Guys (MEN), I’m telling you to look away right now.
The following post is about periods. So, seriously.
If you’re still here, you’re reading at your own discretion.
Ladies: if you’re squeamish, turn away now. This post requires a bit of maturity.
Well, ladies, let’s talk about it. I can’t say there’s any one of us that loves our period.
As someone who suffers from menorrhagia, I completely empathize with all of you. Of course, I turned to tampons when I got old enough to wear them. Who didn’t? They’re so much easier, comfortable, and convenient to use. And no one wants to wear those icky pads. Walk around with blood hanging out in your pants all day? Yeah, it sucks.
Did you know that companies bleach tampons? Yeah, they do. Imagine that going in your.. you know what. Kinda gross, right?
It’s also kind of gross that we continue to use these things. Because, let’s face it, what’s really happening when you use one is that it’s plugging you up. But seriously, you’re literally using it like a plug! How can this be healthy?
Short answer: it isn’t.
No one wants to go back to using the dreaded pads, and I wouldn’t recommend that you do. They’re terrible. What do I recommend instead?
I recommend using a cup.
GASP! WHAT’S A CUP?! What is this thing?! There’s another option?
Yes, there is another option: a menstrual cup. And it’s exactly what it sounds like. It’s a flexible cup that can bend to your body’s unique shape.
I really do talk to all of my friends about my cup because I love it. It has literally changed my life, and I can’t imagine my life without one now.
Does it work? I have been using the cup for almost a year and it has never failed me unless I put it in wrong. That is, it’s my own fault that it doesn’t work.
Will it hold all my.. stuff? Yes, it will hold a significant amount of blood. I used to use 3 super plus tampons per day, and I can go all day without changing my cup.
Is it easy to use? It is once you get the hang of it. I won’t lie, when you first get the cup, there is a huge learning curve. You have to be comfortable touching yourself. You have to be patient. You have to learn not to freak out when it won’t come out (but don’t worry; it will come out!). Instead of worrying about my period all day, I simply change and wash it every morning in the shower and right before I go to bed – super simple. PS: you can wash it with a very common wash.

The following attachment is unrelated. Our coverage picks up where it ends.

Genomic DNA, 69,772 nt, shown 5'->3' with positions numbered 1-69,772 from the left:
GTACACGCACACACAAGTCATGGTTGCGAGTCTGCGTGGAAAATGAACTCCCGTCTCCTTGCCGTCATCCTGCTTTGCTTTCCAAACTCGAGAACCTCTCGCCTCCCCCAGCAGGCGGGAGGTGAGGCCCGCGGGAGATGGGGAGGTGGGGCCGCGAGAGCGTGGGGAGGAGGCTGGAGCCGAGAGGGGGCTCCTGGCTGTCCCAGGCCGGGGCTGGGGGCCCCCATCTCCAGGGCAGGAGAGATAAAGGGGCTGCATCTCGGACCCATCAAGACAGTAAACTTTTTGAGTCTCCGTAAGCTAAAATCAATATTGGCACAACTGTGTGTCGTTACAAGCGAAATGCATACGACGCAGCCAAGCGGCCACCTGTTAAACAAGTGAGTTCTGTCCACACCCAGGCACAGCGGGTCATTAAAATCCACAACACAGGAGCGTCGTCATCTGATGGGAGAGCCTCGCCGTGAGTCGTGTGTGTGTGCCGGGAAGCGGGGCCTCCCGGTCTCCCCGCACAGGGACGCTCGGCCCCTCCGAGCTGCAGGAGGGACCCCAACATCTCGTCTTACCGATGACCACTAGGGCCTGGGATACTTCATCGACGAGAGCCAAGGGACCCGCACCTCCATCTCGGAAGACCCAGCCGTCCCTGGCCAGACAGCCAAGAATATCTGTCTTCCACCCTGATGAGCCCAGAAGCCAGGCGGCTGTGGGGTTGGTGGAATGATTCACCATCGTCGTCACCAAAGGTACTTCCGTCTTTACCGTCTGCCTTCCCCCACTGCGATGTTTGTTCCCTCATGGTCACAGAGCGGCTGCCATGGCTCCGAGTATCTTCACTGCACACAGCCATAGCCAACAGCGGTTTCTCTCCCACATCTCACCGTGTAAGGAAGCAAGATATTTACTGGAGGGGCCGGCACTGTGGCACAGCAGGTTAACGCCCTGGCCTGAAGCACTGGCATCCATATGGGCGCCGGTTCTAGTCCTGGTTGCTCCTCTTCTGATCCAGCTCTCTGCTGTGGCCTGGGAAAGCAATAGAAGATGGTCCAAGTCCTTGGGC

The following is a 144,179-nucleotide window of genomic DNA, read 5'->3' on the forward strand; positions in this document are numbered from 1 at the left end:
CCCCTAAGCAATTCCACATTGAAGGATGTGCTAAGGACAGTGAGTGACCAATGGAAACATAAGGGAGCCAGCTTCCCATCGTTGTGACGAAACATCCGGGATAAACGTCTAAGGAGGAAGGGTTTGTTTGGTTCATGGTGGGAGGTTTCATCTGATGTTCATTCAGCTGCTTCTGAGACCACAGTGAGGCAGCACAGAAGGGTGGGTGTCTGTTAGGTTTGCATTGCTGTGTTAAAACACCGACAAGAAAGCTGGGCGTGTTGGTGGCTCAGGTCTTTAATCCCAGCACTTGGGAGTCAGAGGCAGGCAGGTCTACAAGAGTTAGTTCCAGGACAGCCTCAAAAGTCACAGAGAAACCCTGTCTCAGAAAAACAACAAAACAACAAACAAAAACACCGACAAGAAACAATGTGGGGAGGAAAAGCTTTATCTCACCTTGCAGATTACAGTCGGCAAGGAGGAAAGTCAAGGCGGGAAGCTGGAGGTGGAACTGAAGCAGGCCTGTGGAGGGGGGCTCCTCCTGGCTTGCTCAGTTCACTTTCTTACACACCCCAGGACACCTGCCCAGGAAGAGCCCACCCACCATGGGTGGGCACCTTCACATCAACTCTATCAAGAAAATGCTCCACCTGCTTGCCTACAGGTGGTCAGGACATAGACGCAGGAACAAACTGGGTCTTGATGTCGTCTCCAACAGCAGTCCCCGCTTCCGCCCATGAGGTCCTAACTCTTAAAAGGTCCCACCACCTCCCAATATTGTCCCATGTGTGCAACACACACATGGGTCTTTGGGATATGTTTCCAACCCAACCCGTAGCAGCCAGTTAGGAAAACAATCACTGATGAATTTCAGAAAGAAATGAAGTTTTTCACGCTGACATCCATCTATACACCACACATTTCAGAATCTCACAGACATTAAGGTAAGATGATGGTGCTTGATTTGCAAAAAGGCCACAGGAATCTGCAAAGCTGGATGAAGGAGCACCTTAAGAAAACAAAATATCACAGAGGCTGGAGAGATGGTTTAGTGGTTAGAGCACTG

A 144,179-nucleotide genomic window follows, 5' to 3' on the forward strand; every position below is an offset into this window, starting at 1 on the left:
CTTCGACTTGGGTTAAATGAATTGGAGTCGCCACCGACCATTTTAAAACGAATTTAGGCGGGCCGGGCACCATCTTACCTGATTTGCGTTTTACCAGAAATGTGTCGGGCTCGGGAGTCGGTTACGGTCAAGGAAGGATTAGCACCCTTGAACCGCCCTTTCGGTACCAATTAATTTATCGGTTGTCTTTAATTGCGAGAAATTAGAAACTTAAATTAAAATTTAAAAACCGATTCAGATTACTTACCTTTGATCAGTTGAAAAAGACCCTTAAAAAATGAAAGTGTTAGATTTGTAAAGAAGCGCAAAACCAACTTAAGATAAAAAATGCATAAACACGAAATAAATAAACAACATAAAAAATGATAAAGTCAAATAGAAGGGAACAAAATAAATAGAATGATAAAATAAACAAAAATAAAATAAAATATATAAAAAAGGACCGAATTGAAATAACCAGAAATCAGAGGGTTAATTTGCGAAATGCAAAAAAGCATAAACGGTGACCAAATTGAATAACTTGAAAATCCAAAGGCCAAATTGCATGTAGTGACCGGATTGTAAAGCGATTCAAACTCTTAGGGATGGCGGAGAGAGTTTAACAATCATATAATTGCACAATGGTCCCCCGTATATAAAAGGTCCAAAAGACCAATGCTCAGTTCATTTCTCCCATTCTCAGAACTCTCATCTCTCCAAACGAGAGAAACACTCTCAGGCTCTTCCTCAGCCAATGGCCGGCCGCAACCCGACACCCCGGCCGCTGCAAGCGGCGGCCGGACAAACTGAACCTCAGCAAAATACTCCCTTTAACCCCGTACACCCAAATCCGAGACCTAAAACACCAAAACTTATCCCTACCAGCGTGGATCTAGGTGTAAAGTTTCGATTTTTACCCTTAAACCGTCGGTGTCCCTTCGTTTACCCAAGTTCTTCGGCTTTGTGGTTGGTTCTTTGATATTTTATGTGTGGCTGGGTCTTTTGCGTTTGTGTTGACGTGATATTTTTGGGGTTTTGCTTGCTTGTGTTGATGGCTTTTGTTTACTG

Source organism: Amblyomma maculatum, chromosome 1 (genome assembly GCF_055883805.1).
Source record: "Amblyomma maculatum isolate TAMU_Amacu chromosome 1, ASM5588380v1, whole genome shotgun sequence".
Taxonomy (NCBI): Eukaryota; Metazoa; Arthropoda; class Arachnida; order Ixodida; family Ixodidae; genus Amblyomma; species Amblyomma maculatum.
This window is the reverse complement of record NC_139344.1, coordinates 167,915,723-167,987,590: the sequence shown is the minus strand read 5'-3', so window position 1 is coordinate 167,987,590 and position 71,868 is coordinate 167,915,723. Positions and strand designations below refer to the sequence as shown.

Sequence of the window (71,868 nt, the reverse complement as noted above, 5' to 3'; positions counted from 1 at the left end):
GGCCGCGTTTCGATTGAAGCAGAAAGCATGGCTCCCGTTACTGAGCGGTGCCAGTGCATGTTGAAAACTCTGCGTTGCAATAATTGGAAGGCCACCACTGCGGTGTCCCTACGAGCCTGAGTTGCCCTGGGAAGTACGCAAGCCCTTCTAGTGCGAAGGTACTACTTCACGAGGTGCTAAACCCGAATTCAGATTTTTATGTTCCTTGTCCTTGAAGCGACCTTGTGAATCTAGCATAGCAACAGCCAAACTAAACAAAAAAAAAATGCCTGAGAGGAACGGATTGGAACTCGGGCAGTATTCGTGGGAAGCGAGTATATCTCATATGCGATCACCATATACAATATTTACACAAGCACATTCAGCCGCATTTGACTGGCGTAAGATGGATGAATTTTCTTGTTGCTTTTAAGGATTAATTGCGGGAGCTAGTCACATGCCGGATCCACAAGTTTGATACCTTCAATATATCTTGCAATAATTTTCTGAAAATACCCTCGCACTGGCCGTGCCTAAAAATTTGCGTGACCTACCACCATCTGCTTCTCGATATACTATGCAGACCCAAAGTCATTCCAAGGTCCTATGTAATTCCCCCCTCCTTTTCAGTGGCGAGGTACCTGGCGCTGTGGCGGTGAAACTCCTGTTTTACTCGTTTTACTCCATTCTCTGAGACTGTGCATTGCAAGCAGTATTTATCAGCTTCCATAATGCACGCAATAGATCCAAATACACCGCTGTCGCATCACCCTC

I’m intrigued. Where can I get one? Well, let’s talk about this question for a second. There are many, many menstrual cup companies out there to try. Of course, none of them are advertised on TV because the cup can last up to 10 years with proper care. The cost upfront is a bit steep; but if you think about it, you’ll be getting your money’s worth back within a few months.
Alright, now that that’s out of the way: let’s talk about a few aspects of the cup you need to consider:
Have you had a child? YES! This is a HUGE question to be asking yourself. The vaginal walls of a woman who has had a child are way different than those of one who hasn’t.
What kind of pliability do you need or want? Some of the cups are more “flexible,” while some are more “stiff.”
How do you want to pull your cup out? Some are built with a stem in, while others have a “knob” on the bottom. This is a preference, really. You’ll use whatever is on the bottom to pull it out.
What color do you want? No, seriously, this is a real question. There are some amazing colors out there.
There are many, many websites that can help you choose a cup. Here is one of them.
I was really lucky. I bought a Lunette and was in love from the moment I used it. I can only offer some advice if you decide to get one:
- If you get one with a stem and don’t like the length, cut it.
- You’ll find a position (and fold) of insertion that is most comfortable for you. I prefer the C-fold in a squat position. There are endless amounts of folds you can use to insert your menstrual cup comfortably. Here is a video of 9 of them.
- To get the cup to pop open (you WILL hear it “POP”), twist it. The easiest way to do this is butt in the air, head to the floor – trust me. You have the greatest width (in the you know what) this way.
- Don’t freak out if the cup doesn’t come out. It’s NOT going anywhere. You probably just need a better grip on it (and you need to relax). If you don’t relax, you’re guaranteed to be tensing the vaginal muscles that are holding it in place. Just pull it until you can grab the bottom of where the stem is. This gets better with practice, I promise.
- Take the cup out when you’re in the shower or when you’re sitting on the toilet. I’ve never dropped my cup, but you’ll want to have a place to pour it out immediately.
- If you need to rinse in a public bathroom, use a bottle of water.
- Don’t wash the cup in warm water – use cold water ONLY! It will stain in warm water.
- If you do get stains, don’t fret. Your cup isn’t ruined. Soak it in a 3% hydrogen-peroxide solution for 8 hours.
Menstrual cups are awesome. They really are. It freaked me out when I thought of the chemicals the tampon companies might be putting on their products. It’s evident that they are, though, since some companies advertise that they’re selling unbleached tampons. The best thing about menstrual cups, though, is that they’re environmentally friendly. Yup, no more wasting paper and cotton in the trash.